|Publication Type:||Journal Article|
|Year of Publication:||2018|
|Authors:||Zapetis, Mulsow, Schlundt, Finneran, Lyn|
|Journal:||The Journal of the Acoustical Society of America|
|Pagination:||1742 - 1742|
The increase of oceanic shipping is a global predicament. The resulting proliferation of underwater noise levels is a serious concern for marine mammal welfare, as it has the potential to interfere with the communicative signals of bottlenose dolphins (Tursiops truncatus). The Lombard effect and other noise-induced vocal modifications may be employed to compensate for reduced signal-to-noise ratios. This study aimed to determine which vocal modifications dolphins use during experimentally controlled background noise conditions. Three dolphins (ages 30–52) participated in behavioral hearing tests using an adaptive up-down staircase, go/no-go procedure with 15 or 40 kHz tones. Tones decreased by 3 dB increments if a dolphin responded to the tone with a conditioned whistle, and increased by 3 dB if they did not. Dolphins performed this task during ambient noise (control) conditions, as well as three elevated bandpass noise (experimental) conditions: 0.6–5 kHz (115 dB re 1 μPa) and 0.6–10 kHz (115 and 125 dB re 1 μPa). The acoustic parameters of the dolphins’ response whistles and victory squeals, such as duration, frequency, amplitude, and response latency, were analyzed and compared between control and noise conditions. These data provide a complement to field studies of odontocete noise-induced vocal modifications in the wild.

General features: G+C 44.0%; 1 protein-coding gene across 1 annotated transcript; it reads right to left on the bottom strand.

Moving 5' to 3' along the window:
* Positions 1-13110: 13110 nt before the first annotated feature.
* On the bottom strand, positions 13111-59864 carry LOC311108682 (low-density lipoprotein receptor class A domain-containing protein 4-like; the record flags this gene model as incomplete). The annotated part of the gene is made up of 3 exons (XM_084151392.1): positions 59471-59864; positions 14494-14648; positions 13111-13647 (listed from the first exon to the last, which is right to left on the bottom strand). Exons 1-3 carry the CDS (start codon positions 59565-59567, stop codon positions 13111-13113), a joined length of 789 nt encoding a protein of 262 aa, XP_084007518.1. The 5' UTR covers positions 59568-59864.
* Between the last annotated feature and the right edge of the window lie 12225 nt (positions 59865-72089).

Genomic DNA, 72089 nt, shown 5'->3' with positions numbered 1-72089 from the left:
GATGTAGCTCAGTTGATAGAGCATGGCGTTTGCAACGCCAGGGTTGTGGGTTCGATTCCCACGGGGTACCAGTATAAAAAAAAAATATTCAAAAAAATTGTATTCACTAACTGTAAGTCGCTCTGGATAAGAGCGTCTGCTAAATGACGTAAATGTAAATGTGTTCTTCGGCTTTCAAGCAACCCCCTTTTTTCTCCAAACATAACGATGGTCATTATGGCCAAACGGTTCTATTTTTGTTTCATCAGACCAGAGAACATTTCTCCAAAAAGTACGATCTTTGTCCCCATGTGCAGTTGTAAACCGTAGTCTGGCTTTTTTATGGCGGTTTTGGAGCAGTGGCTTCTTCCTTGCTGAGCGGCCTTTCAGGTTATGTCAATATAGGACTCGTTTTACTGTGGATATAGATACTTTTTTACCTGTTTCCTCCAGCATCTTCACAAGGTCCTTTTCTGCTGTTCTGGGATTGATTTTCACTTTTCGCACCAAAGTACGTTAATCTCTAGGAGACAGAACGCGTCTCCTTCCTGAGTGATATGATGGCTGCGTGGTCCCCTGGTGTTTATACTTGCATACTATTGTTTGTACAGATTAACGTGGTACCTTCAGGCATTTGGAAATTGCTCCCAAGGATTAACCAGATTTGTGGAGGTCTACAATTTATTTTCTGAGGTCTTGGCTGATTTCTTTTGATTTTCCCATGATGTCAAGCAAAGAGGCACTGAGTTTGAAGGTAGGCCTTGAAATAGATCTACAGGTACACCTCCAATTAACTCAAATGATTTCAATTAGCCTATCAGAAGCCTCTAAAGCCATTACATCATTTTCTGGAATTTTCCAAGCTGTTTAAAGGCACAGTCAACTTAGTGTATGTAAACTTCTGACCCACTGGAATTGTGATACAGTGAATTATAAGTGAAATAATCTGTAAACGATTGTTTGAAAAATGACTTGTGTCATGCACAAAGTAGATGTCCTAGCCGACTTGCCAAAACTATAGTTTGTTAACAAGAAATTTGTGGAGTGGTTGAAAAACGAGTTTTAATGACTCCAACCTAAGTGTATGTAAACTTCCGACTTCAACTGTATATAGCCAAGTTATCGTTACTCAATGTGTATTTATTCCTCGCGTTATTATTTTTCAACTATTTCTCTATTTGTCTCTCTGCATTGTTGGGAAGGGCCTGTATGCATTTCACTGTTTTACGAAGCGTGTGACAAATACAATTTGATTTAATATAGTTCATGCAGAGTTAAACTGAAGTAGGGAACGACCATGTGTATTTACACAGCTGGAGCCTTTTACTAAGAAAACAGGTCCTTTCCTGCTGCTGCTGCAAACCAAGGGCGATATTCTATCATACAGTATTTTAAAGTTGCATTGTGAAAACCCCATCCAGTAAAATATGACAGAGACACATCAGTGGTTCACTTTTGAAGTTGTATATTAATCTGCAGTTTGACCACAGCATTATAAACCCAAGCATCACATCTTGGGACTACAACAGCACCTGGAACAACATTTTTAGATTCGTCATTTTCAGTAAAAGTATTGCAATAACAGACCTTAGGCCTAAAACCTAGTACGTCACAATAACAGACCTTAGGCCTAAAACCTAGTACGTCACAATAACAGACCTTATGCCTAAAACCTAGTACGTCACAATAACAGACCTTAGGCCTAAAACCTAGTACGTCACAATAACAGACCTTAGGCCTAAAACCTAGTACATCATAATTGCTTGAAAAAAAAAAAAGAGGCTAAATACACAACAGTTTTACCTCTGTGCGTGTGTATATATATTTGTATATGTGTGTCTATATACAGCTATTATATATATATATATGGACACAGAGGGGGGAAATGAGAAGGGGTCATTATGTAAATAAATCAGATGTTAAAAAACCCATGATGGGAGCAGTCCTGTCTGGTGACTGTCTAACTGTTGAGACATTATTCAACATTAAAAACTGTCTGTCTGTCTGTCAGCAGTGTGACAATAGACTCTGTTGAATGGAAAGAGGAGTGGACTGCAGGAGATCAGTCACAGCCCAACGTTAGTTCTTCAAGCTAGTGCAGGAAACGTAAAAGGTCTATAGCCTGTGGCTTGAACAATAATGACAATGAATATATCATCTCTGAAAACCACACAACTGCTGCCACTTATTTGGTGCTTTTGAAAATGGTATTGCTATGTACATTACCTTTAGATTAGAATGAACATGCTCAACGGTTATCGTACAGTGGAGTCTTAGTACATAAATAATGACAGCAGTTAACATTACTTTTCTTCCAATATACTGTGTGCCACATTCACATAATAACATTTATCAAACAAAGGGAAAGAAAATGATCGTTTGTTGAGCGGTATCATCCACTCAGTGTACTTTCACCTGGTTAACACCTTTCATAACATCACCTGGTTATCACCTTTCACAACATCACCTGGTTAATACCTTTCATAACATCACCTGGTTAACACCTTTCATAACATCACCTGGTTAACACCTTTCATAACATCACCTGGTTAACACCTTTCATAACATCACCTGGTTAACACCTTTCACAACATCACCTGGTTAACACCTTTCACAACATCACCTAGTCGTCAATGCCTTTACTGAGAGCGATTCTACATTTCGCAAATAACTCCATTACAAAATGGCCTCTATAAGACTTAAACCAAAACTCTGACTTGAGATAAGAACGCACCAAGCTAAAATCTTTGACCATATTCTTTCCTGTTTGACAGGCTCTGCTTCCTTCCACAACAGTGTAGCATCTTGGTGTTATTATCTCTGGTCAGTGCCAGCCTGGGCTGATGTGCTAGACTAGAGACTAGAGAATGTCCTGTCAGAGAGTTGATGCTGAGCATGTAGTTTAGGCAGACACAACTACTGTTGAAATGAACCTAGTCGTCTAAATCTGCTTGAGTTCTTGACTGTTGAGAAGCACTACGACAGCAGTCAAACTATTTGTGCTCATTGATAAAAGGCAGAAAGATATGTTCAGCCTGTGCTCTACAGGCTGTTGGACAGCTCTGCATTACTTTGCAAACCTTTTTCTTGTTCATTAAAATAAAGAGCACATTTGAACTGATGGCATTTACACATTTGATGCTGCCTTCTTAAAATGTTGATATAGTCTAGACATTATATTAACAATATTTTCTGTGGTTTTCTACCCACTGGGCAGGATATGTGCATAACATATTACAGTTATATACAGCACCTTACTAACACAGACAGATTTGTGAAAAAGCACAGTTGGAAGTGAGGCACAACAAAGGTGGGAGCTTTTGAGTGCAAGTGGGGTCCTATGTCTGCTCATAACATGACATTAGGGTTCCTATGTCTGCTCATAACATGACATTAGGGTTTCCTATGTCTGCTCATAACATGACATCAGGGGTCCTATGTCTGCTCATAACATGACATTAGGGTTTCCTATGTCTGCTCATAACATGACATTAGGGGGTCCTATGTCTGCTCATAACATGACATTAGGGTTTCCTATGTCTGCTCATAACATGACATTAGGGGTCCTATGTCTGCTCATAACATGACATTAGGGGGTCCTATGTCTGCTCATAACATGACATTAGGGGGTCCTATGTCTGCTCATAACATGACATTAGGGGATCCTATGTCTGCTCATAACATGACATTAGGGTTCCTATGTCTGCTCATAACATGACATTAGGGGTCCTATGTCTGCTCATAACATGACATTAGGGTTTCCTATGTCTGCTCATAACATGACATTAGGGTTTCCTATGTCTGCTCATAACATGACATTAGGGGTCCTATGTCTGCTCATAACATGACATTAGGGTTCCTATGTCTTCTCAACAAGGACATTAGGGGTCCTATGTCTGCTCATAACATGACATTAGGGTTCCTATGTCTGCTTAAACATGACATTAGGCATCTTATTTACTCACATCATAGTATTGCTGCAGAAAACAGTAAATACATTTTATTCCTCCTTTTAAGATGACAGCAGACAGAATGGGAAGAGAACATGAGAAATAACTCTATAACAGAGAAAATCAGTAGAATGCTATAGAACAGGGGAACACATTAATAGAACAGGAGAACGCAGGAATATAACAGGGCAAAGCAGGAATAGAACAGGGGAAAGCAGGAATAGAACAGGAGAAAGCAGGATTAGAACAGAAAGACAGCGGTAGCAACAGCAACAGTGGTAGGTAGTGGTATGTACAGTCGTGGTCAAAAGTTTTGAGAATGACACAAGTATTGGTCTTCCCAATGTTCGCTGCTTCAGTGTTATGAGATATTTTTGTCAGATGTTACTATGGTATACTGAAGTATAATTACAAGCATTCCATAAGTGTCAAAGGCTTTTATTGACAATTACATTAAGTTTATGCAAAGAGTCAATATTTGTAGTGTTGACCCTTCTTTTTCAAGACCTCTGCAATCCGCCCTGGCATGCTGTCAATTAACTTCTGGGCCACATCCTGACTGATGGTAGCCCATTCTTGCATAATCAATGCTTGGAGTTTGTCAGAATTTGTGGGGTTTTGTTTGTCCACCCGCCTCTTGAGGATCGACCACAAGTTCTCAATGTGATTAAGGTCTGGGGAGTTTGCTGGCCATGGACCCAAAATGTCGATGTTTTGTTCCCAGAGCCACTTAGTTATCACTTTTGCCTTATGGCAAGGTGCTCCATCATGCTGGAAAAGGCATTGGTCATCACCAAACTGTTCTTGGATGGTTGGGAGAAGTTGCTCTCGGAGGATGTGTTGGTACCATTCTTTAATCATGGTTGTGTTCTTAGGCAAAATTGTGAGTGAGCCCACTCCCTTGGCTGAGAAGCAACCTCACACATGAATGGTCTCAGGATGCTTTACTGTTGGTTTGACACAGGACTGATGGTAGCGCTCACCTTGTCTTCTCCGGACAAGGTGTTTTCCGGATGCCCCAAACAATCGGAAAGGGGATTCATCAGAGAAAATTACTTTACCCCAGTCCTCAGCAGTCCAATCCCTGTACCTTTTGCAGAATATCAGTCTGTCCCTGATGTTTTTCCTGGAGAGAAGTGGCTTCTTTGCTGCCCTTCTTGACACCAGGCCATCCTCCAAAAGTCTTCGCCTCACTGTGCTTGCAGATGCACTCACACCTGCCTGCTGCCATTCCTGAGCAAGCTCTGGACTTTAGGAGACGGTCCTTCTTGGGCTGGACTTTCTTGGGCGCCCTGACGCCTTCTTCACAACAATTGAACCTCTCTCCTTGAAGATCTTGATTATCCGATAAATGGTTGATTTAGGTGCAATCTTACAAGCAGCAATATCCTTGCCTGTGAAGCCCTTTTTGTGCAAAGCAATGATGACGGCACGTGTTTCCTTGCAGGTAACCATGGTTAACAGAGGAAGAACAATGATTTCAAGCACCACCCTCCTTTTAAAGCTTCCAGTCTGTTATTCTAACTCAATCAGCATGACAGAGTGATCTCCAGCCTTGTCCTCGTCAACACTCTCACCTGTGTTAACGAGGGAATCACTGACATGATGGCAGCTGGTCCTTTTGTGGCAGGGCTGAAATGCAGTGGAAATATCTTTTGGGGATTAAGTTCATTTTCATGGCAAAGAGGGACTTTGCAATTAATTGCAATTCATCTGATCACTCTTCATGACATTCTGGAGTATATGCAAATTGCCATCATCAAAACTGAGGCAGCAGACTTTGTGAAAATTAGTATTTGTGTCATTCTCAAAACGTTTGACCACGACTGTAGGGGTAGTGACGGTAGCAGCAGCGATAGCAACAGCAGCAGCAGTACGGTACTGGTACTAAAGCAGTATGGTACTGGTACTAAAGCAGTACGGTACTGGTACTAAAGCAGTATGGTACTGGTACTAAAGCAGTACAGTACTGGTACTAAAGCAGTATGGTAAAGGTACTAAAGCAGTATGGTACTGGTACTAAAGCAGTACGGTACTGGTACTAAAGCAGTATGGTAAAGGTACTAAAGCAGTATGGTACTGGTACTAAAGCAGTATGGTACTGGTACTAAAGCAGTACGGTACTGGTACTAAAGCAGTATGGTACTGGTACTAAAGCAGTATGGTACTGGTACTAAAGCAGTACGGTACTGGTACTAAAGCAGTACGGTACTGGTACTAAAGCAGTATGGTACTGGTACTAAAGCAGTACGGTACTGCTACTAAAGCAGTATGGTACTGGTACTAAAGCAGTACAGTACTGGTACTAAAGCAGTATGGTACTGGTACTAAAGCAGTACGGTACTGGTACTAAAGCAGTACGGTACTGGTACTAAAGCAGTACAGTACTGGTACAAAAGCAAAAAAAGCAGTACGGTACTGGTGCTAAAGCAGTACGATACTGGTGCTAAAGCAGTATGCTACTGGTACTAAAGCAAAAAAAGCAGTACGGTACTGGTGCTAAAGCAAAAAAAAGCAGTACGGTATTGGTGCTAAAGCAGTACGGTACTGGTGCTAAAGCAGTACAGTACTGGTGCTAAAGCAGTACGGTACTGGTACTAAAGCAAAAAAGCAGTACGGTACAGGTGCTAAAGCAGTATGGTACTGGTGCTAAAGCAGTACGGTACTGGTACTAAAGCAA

|Short Title:||The Journal of the Acoustical Society of America|
Bottlenose dolphin ( Tursiops truncatus) vocal modifications in response to spectrally pink background noise